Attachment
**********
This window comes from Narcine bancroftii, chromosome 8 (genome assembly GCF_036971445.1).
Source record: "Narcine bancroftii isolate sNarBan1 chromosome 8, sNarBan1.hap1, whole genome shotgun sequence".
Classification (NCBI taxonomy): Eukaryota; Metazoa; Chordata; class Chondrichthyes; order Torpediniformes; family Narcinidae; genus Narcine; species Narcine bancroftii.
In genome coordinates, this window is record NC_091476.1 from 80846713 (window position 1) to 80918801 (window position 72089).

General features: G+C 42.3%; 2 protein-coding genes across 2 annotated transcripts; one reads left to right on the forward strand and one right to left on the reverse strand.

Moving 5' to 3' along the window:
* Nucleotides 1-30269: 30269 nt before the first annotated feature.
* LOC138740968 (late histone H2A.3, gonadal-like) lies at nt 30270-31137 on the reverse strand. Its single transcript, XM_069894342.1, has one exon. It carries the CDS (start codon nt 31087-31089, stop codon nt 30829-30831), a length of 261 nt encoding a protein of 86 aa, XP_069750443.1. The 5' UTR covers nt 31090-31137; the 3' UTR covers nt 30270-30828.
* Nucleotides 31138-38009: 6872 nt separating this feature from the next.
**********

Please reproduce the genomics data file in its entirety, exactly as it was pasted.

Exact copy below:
This window comes from Narcine bancroftii, chromosome 8 (genome assembly GCF_036971445.1).
Source record: "Narcine bancroftii isolate sNarBan1 chromosome 8, sNarBan1.hap1, whole genome shotgun sequence".
Classification (NCBI taxonomy): Eukaryota; Metazoa; Chordata; class Chondrichthyes; order Torpediniformes; family Narcinidae; genus Narcine; species Narcine bancroftii.
In genome coordinates, this window is record NC_091476.1 from 80846713 (window position 1) to 80918801 (window position 72089).

General features: G+C 42.3%; 2 protein-coding genes across 2 annotated transcripts; one reads left to right on the forward strand and one right to left on the reverse strand.

Moving 5' to 3' along the window:
* Nucleotides 1-30269: 30269 nt before the first annotated feature.
* LOC138740968 (late histone H2A.3, gonadal-like) lies at nt 30270-31137 on the reverse strand. Its single transcript, XM_069894342.1, has one exon. It carries the CDS (start codon nt 31087-31089, stop codon nt 30829-30831), a length of 261 nt encoding a protein of 86 aa, XP_069750443.1. The 5' UTR covers nt 31090-31137; the 3' UTR covers nt 30270-30828.
* Nucleotides 31138-38009: 6872 nt separating this feature from the next.